Texas Liberal

All People Matter

AIDS & Black People

A new study says that the rate of AIDS in the United States is 40% higher than previously thought and that black Americans are bearing the brunt of this epidemic.

From the Black AIDS Institute

“The rate of new infections among non-Hispanic Blacks was seven times as high as that among whites in 2006 (83.7 versus 11.5 new infections per 100,000 population),” the CDC said. “Blacks also accounted for the largest share of new infections (45 percent, or 24,900). Historical trend data show that the number of new infections among Blacks peaked in the late 1980s and has exceeded the number of infections in whites since that time.”

The CDC acknowledged what activists have being saying all along: More concentrated prevention efforts are needed if the virus is ever going to be contained among African-Americans.

“The continued severity of the epidemic among Blacks underscores the need to sustain and accelerate prevention efforts in this population,” the CDC said. “While race itself is not a risk factor for HIV infection, a range of issues contribute to the disproportionate HIV risk for African Americans in the U.S., including poverty, stigma, higher rates of other STDs, and drug use.”

The following is taken from the Centers for Disease Control report on AIDS as excerpted in Louisiana Weekly

€ Standing on its own, Black America would constitute the world’s 35th most populous country, but would rank 16th in the world in the number of people living with HIV.

€ A free-standing Black America would rank 105th worldwide in life expectancy and 88th in infant mortality. Blacks in the U.S. have a lower life expectancy than do citizens of Algeria, the Dominican Republic or Sri Lanka.

€ Outside of sub-Saharan Africa, only four countries – and only two in the Western Hemisphere – have adult HIV prevalence as high as the conservative estimate (2 percent among adults) for Black America. Blacks represent about one in eight Americans, but account for one in two people living with HIV in the U.S.

€ Despite extraordinary improvements in HIV treatment, AIDS remains the leading cause of death among Black women between 25-34 years and the second leading cause of death in Black men between 35-44 years.

€ Black women in the U.S. are 23 times more likely than White women to be diagnosed with AIDS.

€ Blacks make up 70 percent of new HIV diagnoses among teenagers and 65% of HIV-infected newborns.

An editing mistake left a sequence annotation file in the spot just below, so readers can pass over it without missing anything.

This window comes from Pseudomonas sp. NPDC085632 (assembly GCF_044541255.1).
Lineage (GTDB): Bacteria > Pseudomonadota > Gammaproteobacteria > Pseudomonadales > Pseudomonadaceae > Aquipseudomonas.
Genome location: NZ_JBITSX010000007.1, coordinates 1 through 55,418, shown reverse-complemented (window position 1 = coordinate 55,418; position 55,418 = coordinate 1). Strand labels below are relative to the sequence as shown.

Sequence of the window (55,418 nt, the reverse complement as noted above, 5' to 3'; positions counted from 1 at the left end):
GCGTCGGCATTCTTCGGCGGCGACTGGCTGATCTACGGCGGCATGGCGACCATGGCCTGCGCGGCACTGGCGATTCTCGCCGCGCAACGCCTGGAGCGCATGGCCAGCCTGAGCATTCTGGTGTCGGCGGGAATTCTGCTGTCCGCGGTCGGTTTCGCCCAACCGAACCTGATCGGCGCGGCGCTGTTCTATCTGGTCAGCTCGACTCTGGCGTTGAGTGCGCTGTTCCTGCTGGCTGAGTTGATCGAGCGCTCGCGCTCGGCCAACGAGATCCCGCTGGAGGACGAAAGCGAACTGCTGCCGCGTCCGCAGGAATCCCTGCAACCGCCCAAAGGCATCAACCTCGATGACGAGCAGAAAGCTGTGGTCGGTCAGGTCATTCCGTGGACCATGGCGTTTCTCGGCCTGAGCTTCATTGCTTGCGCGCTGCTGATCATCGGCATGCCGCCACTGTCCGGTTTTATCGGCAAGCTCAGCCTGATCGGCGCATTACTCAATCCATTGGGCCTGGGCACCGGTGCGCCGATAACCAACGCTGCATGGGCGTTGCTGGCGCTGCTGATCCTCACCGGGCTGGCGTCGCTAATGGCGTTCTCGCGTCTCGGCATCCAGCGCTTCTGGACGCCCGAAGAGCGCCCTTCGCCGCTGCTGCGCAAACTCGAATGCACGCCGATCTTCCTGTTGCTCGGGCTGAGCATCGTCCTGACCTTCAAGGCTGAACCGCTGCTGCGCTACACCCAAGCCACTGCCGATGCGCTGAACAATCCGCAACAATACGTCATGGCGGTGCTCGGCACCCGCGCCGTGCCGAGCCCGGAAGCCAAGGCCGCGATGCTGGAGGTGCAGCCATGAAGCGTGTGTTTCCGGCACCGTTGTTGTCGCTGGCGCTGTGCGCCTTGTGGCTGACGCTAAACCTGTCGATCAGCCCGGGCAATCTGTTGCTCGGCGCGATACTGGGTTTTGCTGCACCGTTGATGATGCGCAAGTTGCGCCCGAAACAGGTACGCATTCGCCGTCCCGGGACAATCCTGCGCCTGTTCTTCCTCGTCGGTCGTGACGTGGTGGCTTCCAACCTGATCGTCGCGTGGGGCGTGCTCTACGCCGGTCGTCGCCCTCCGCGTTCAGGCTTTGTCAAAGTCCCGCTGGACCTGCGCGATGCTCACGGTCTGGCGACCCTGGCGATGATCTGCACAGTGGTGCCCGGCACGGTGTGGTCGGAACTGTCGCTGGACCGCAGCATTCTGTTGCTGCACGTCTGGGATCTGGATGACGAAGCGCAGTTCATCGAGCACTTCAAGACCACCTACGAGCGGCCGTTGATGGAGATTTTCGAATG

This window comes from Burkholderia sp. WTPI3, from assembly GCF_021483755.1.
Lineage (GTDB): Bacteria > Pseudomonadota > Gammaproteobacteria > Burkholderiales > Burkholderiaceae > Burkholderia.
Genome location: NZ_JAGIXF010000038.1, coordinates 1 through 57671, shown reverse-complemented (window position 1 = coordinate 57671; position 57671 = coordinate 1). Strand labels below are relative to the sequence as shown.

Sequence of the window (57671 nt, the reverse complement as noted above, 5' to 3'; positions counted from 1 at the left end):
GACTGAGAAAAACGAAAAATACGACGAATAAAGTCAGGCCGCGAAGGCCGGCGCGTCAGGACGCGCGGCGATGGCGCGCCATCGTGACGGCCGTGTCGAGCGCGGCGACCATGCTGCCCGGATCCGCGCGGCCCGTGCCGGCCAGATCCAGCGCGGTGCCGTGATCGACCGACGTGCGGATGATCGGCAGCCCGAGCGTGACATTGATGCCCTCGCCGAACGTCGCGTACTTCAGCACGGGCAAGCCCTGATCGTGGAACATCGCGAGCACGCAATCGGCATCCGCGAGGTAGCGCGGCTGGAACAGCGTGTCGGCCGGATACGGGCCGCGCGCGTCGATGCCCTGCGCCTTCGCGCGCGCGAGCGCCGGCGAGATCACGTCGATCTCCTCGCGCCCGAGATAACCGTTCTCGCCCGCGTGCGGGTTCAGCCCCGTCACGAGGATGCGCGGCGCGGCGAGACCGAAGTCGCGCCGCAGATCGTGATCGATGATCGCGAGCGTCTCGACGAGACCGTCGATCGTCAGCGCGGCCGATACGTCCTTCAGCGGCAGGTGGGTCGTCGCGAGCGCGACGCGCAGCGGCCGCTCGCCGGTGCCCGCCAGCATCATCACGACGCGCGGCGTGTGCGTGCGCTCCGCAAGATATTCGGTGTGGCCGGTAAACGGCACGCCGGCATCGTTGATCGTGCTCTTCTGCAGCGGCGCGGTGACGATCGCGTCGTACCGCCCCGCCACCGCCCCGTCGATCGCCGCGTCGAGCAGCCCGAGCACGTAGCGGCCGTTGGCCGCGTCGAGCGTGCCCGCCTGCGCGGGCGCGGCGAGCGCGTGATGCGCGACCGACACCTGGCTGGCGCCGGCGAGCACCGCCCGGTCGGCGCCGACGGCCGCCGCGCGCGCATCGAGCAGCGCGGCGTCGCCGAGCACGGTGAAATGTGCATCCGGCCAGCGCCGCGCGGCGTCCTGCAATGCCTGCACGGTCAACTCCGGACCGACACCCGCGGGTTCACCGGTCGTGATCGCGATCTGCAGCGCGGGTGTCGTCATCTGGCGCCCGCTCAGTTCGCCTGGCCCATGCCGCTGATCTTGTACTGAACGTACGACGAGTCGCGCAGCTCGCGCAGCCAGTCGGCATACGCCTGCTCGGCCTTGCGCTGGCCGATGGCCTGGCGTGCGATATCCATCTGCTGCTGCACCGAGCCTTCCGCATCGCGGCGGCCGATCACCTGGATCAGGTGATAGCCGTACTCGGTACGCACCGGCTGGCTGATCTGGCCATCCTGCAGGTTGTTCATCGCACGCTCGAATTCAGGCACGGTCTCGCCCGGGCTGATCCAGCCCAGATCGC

Here’s the bottom line–People of color can die in this country and the majority culture will–in most though not all cases– not care. Black folks themselves are going to have address AIDS. Part of this will be demanding that elected officials tackle this problem.

Another solution will be admitting the problem exists.

In 1994 I was part of a campaign for the Ohio State Senate from an urban district centered on the city of Cincinnati. The candidate I worked for was a black member of the Cincinnati City Council. 

This candidate discussed AIDS. He said condom distribution and needle exchange were needed to help lower rates of AIDS. For this message, his Republican opponent and some local black preachers used these assertions effectively against him in the campaign. They said he was promoting immorality. These folks should have been run out of town. Instead, they were listened to as people got sick and died.

A society that does not care if you live or die is given a free pass when you do something self-destructive.

AIDS requires the attention of all people. But it is the folks most impacted who will have do the heavy lifting needed to fight the plague.

August 5, 2008 - Posted by | Cincinnati, Politics | , , , , ,


  1. it’s not 1986 where does personal responsibility come into play?

    Comment by detox | August 5, 2008

  2. It’s clear here that I say it is up to the impacted groups and not others. People do have to make good calls about how they will behave.

    But I also feel our lives have a larger context. We live in good degree in a world not of our making. Unless it is that black Americans are somehow born to get AIDS, you have to look a larger set of reasons when one group of people is afflicted to a greater degree than are other groups of people.

    Thanks for your comment.

    Comment by Neil Aquino | August 5, 2008

  3. do you think its more the education piece and the thought it wont happen to me? it would be nice for folks to be more aware of what its doing to the community but the community has to care more about itself, the nation will not care for the community. there is no dout the change must come from within. a revelution of choice must be sparked from within on health, diet,pregnancy,drugs, they are all tied to the self perceived value system that is in place and there is no one to rescue and group that is in despair, black women in the late 20s getting aids. teens of all walks having babies, it would be nice to see p&G run giant adds for condoms and safe sex.

    Comment by bill brady | August 6, 2008

  4. I think at core, as you suggest, it is despair and the behavior that comes from despair. That and a lack of leadership.

    Comment by Neil Aquino | August 8, 2008

  5. Considering the fact that 70% of the people in poverty in the U.S., are white, blaming “despair” will only lead to more death. It’s more likely that this problem is being caused by kids watching the vile messages spewed from their screens by irresponsible organizations like BET, which glorifies drug use and indiscriminate sex..

    Comment by Dan | August 9, 2008

  6. While BET is awful, it seems like a shallow reason for such a tragic circumstance. Clearly though, as I say, leadership is needed beyond saying that people are suffering.

    Comment by Neil Aquino | August 10, 2008

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